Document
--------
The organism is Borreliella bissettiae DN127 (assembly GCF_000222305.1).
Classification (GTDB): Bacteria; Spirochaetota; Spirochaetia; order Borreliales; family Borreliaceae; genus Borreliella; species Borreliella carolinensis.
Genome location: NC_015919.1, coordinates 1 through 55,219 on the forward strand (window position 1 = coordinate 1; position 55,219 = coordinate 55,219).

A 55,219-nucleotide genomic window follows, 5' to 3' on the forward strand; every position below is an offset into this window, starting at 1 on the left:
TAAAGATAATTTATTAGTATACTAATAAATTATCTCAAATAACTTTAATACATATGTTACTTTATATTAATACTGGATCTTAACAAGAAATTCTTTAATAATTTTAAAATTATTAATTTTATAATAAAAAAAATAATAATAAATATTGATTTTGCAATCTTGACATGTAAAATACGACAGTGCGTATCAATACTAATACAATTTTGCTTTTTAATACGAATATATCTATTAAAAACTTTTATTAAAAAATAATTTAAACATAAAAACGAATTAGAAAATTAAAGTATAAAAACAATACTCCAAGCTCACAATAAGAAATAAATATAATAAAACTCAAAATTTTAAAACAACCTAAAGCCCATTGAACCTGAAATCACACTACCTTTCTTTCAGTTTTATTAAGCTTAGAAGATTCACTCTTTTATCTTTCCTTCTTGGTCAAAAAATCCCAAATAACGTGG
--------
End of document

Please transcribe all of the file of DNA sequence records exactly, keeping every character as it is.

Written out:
The organism is Borreliella bissettiae DN127 (assembly GCF_000222305.1).
Classification (GTDB): Bacteria; Spirochaetota; Spirochaetia; order Borreliales; family Borreliaceae; genus Borreliella; species Borreliella carolinensis.
Genome location: NC_015919.1, coordinates 1 through 55,219 on the forward strand (window position 1 = coordinate 1; position 55,219 = coordinate 55,219).

A 55,219-nucleotide genomic window follows, 5' to 3' on the forward strand; every position below is an offset into this window, starting at 1 on the left:
TAAAGATAATTTATTAGTATACTAATAAATTATCTCAAATAACTTTAATACATATGTTACTTTATATTAATACTGGATCTTAACAAGAAATTCTTTAATAATTTTAAAATTATTAATTTTATAATAAAAAAAATAATAATAAATATTGATTTTGCAATCTTGACATGTAAAATACGACAGTGCGTATCAATACTAATACAATTTTGCTTTTTAATACGAATATATCTATTAAAAACTTTTATTAAAAAATAATTTAAACATAAAAACGAATTAGAAAATTAAAGTATAAAAACAATACTCCAAGCTCACAATAAGAAATAAATATAATAAAACTCAAAATTTTAAAACAACCTAAAGCCCATTGAACCTGAAATCACACTACCTTTCTTTCAGTTTTATTAAGCTTAGAAGATTCACTCTTTTATCTTTCCTTCTTGGTCAAAAAATCCCAAATAACGTGG